From a lawsuit filed in June by the estate of Arthur Conan Doyle alleging that an upcoming Netflix film about Enola Holmes, the younger sister of Sherlock Holmes, depicts Sherlock in an empathetic manner distinct to Doyle’s later short stories, which are not yet in the public domain. The following is taken from allegations in the lawsuit describing Sherlock’s emotional evolution over the course of Doyle’s career.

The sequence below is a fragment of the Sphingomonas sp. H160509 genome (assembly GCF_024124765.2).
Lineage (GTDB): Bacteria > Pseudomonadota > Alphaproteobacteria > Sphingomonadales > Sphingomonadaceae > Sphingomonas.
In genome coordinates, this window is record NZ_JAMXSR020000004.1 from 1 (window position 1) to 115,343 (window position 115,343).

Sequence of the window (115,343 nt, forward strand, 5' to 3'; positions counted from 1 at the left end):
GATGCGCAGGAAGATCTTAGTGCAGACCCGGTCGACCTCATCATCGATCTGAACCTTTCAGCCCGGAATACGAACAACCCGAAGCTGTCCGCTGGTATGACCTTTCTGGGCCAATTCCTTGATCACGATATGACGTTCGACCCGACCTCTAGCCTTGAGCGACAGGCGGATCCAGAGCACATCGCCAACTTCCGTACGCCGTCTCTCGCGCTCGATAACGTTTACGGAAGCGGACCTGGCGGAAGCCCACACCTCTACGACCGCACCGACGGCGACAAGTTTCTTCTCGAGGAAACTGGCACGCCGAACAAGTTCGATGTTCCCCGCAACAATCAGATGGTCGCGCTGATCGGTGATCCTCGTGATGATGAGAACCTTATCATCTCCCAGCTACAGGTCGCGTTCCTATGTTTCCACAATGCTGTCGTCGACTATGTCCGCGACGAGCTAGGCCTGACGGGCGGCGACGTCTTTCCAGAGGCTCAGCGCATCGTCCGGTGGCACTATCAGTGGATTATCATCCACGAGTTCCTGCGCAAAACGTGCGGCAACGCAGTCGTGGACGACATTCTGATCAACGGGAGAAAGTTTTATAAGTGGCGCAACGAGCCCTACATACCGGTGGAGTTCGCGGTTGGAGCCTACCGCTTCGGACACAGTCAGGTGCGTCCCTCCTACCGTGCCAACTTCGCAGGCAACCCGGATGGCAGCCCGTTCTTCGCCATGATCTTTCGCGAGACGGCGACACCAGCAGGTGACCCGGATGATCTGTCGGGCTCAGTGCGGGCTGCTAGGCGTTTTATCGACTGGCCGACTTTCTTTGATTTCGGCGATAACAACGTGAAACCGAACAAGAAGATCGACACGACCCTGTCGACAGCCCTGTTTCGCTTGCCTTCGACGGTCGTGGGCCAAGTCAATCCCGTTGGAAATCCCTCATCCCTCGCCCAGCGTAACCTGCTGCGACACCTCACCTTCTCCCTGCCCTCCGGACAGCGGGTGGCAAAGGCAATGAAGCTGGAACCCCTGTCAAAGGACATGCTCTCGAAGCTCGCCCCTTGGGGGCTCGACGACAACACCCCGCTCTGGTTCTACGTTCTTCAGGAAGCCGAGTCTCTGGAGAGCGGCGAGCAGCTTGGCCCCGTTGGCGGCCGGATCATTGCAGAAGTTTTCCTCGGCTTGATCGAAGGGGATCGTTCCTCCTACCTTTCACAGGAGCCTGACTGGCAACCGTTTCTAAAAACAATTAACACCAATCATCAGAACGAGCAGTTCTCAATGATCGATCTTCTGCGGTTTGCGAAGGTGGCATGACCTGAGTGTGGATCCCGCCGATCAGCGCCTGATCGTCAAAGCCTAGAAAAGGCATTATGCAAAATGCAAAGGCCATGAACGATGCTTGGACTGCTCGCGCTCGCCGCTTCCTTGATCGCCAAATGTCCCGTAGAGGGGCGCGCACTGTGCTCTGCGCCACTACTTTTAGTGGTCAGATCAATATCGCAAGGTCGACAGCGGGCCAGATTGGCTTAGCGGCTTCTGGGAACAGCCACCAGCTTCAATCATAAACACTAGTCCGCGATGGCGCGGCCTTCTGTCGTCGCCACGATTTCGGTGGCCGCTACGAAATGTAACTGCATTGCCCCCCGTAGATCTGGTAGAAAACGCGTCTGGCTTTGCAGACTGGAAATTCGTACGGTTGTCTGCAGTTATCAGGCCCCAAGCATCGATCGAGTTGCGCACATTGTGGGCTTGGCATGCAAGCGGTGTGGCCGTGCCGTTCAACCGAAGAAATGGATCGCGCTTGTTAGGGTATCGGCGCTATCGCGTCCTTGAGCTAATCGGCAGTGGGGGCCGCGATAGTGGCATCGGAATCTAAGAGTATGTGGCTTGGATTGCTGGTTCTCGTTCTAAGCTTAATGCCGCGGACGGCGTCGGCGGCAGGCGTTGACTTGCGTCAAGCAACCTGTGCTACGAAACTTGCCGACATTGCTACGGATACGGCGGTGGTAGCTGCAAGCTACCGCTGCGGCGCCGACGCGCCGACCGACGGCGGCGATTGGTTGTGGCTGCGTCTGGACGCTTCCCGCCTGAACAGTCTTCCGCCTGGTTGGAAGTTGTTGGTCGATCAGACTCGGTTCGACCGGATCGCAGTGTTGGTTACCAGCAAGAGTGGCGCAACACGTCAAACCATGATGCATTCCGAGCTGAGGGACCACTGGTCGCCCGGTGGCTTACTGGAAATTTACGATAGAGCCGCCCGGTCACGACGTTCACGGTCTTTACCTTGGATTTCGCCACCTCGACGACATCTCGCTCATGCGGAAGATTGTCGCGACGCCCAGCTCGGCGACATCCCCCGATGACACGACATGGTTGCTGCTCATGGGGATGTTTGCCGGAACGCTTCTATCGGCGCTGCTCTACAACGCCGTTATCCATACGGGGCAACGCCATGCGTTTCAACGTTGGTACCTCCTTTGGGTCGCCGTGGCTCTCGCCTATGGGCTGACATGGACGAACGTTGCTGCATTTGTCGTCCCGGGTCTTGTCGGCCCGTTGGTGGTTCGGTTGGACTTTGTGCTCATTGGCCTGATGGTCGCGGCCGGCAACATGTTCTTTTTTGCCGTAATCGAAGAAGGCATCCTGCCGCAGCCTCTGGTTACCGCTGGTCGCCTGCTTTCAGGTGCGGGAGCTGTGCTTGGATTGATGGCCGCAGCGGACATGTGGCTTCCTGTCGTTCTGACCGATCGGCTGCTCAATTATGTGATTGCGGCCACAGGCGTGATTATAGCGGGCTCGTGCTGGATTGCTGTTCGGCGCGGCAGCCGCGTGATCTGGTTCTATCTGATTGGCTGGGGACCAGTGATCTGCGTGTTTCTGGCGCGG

Sherlock Holmes was famous for his great powers of observation and logic. He was famous for being aloof and unemotional. His closest companion, Watson, revered Holmes and was generous in his admiration. But to Holmes, Watson was utilitarian—to be employed when useful, then set aside. Holmes did not treat Watson with warmth. Holmes told him, “You have a grand gift for silence, Watson. It makes you quite invaluable as a companion.” Holmes did not even congratulate Watson when Watson told Holmes he was going to marry. “I feared as much,” said Holmes. “I really cannot congratulate you.” “I felt a little hurt,” said Watson. Then all of this changed. The Great War happened. It was no longer enough that Holmes was the most brilliant rational and analytical mind. Holmes needed to be human. Holmes became warmer. He became capable of friendship. He could express emotion. He developed a knowledge of medicine. He embraced modern technologies. He changed from one who cared little for dogs to someone who had great interest in them. He began to respect women. He reacted with warmth and emotion to a woman—quite unlike his famous aversion to women. His relationship to Watson changed from that of master and assistant to one of genuine friendship. Watson became more than just a tool for Holmes to use. When Watson married for a second time and moved out of Baker Street, Holmes described the emotional impact this had on him, calling Watson’s remarriage “the only selfish action which I can recall in our association. I was alone.” Holmes became a partner. When a villain fired a gun and Watson was hit, Holmes said: “You’re not hurt, Watson? For God’s sake, say that you are not hurt!” “I caught a glimpse of a great heart,” said Watson. “All my years of humble but single-minded service culminated in that moment of revelation.”